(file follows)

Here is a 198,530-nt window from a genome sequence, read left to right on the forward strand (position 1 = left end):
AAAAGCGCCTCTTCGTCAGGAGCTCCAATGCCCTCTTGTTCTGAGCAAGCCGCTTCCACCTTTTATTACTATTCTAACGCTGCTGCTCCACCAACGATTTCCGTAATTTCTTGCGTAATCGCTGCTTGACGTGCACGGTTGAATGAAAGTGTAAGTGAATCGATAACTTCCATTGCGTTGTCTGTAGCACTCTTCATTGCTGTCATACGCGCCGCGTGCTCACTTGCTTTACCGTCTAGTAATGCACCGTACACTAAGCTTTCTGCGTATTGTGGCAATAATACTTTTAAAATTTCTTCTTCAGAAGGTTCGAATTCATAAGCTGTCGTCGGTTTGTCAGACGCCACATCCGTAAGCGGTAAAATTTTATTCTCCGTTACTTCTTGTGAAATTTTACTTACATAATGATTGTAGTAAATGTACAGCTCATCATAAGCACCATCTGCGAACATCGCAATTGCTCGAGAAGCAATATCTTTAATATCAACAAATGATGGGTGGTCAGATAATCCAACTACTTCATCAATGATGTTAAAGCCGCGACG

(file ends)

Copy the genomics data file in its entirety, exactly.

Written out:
Here is a 198,530-nt window from a genome sequence, read left to right on the forward strand (position 1 = left end):
AAAAGCGCCTCTTCGTCAGGAGCTCCAATGCCCTCTTGTTCTGAGCAAGCCGCTTCCACCTTTTATTACTATTCTAACGCTGCTGCTCCACCAACGATTTCCGTAATTTCTTGCGTAATCGCTGCTTGACGTGCACGGTTGAATGAAAGTGTAAGTGAATCGATAACTTCCATTGCGTTGTCTGTAGCACTCTTCATTGCTGTCATACGCGCCGCGTGCTCACTTGCTTTACCGTCTAGTAATGCACCGTACACTAAGCTTTCTGCGTATTGTGGCAATAATACTTTTAAAATTTCTTCTTCAGAAGGTTCGAATTCATAAGCTGTCGTCGGTTTGTCAGACGCCACATCCGTAAGCGGTAAAATTTTATTCTCCGTTACTTCTTGTGAAATTTTACTTACATAATGATTGTAGTAAATGTACAGCTCATCATAAGCACCATCTGCGAACATCGCAATTGCTCGAGAAGCAATATCTTTAATATCAACAAATGATGGGTGGTCAGATAATCCAACTACTTCATCAATGATGTTAAAGCCGCGACG